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Sound Suppressor Discussion
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PostPosted: Sun Jul 08, 2018 6:41 pm 
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This is for bolt action 300 blackout

I see one theory that starting from the muzzle, you want a large blast chamber, then progressively smaller chambers. The theory is that you need to start with a big space to absorb the high energy blast. As energy is shed in each chamber, however, you can get away with having a smaller chamber.

Say a 60k psi explosion in the chamber becomes 50k psi in the barrel. Then drops to 40k psi in the first chamber, then 30k and so on, until finally it's 10k in the last chamber and that drops to the atmospheric 14 psi at sea level.

But maybe the opposite theory is the correct one. This thinking is that a large blast chamber is bad, because it means you're going from the high pressure in the barrel, to a large chamber and that means a sudden big drop in pressure. And a sudden big drop in pressure is explosive. It's exactly what you're trying to avoid, that sudden drop from 50k in the barrel to outside atmospheric 14psi for example.

This second type of thinking says that a big blast chamber doesn't help protect the baffle from the erosion of the blast. Whether the first baffle is two inches away from the muzzle or one inch it's still going to get pretty well the same blast. Some microscopic erosion is still going to happen.

No, don't worry about metal erosion, instead focus on sound reduction. You want the chambers to get progressively larger, as you want to avoid large drops in energy. The first few chambers are small as you don't want 50k to suddenly drop in half all at once. but as the pressures drop, you can give them larger chambers without the drop being explosive. Eventually you're going to make the drop to the biggest chamber of them all, the entire outside atmosphere.

Or are both theories bunk and chambers may as well be same same all the way down the pipe?

Very curious about all this.


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PostPosted: Sun Jul 08, 2018 10:46 pm 
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A couple of small things I'm going to note.

Blackout subs don't reach near 50k psi even at the chamber and certainly not at the muzzle. But I'm going to assume that you're just using 50k as a reference.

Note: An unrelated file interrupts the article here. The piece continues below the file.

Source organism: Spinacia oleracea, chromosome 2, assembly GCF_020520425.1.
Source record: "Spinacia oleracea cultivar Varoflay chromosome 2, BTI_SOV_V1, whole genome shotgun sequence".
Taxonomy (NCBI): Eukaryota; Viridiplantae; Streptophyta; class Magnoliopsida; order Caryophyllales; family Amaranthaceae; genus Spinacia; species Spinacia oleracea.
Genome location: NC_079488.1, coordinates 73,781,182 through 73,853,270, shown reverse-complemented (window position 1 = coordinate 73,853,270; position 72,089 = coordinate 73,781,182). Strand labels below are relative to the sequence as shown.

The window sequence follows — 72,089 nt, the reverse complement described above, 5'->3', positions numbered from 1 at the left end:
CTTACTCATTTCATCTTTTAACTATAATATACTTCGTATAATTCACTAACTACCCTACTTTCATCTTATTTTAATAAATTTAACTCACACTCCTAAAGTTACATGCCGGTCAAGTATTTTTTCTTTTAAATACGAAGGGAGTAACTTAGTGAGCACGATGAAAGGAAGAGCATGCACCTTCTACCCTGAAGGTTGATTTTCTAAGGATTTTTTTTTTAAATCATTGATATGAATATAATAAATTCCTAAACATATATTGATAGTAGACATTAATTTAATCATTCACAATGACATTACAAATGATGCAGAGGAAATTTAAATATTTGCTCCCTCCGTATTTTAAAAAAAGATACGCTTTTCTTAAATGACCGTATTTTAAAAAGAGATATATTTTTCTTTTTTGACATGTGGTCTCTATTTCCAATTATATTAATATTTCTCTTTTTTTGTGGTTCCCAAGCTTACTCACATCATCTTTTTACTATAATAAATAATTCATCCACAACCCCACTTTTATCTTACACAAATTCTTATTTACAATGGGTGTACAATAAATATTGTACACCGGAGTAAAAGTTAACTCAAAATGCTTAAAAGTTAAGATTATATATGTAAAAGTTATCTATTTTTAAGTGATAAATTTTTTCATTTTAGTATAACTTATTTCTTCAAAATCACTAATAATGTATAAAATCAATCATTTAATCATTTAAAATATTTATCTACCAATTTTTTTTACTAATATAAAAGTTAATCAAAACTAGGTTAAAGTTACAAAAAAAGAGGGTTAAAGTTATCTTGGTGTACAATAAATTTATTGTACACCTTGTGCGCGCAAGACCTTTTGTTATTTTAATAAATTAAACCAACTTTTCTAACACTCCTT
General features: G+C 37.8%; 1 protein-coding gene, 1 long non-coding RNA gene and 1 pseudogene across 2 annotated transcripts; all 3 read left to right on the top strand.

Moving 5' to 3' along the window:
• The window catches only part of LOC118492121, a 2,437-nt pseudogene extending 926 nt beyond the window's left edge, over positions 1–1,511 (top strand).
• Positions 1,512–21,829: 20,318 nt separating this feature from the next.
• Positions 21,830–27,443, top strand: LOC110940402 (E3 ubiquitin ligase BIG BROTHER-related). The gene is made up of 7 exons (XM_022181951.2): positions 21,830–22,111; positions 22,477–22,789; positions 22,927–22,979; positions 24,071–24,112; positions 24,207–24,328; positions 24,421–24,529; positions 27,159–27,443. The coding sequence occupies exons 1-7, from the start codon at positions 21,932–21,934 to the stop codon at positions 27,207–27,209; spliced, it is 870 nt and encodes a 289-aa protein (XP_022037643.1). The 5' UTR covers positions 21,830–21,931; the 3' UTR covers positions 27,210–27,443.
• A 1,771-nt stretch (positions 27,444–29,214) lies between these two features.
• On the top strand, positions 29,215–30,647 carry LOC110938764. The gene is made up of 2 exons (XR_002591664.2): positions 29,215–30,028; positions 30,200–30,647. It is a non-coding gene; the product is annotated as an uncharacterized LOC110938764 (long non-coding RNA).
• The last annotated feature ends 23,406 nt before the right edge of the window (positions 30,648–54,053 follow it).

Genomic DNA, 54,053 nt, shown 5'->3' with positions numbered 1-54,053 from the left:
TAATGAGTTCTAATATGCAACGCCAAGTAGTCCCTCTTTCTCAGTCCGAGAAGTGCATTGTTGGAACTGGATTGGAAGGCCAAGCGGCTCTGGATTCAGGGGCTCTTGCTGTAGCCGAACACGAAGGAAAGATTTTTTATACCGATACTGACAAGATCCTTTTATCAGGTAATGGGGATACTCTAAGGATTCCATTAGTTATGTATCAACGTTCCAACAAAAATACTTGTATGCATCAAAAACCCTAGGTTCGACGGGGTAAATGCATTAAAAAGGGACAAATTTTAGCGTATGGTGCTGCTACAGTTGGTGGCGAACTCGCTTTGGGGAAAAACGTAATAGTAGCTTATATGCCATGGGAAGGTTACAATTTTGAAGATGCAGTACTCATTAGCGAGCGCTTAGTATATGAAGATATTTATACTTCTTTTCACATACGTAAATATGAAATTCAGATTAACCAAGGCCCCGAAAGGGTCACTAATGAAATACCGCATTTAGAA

Usually, a large expansion chamber exhibits a lot of first round pop. The more oxygen there is to burn when the bullet comes uncorked, the louder that first round pop is going to be because the pop is the gasses burning up the oxygen present in the blast chamber. That's why subsequent shots are more quiet (less oxygen is present for a duration).

And as a stark contrast, too short of a chamber drastically increases back pressure. This is more evident in semi's than bolt actions, but it does still increase fouling somewhat regardless of the action.

There has been a lot of discussion in the past on the forum where we've even talked about having a larger secondary expansion chamber a couple of inches into the stack based on slow motion still photos that show that the expanding gasses tend to mushroom at around that distance.

And certainly, since you only get one shot at making parts, many folks will make varying lengths and arrange and rearrange them in an attempt to see what works.

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PostPosted: Mon Jul 09, 2018 12:14 am 
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Ok, here is the idea. I think I agree with you that progressing chamber size is the way to go. What does everyone else think?


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PostPosted: Mon Jul 09, 2018 12:19 am 
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The videos show red heat cans at the middle. so that is where the heat buids up. so maybe small chambers at first then bigger then smaller.


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PostPosted: Mon Jul 09, 2018 12:39 am 
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I think that thermals show the most heat several inches into the bore is because of the mushroom (secondary expansion) that I mentioned earlier.

What is the recurring theme you notice here? :

https://www.google.com/search?q=slow+mo ... 1110113596

Image

Image

Image

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Image

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PostPosted: Mon Jul 09, 2018 9:36 pm 
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I suspect that what we see in the photos is the period just after the burning powder stops releasing the oxidizer in the gunpowder. Ideally, the 'gunpowder" or propellant, will have just enough captive oxygen to support efficient combustion, but with the super-heated air exiting the muzzle, and the presence of lots of free ( Not compounded) oxygen in air, the remaining super-heated propellant has enough energy to create the bright flash of a secondary extreme oxidation event.


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PostPosted: Mon Jul 09, 2018 11:16 pm 
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But does it matter?

That's what I'm curious about.

Let's say the force is stronger in a particular area of the can. But why does that mean the chamber in that area should be large. Or small. Online I see theories going in both directions.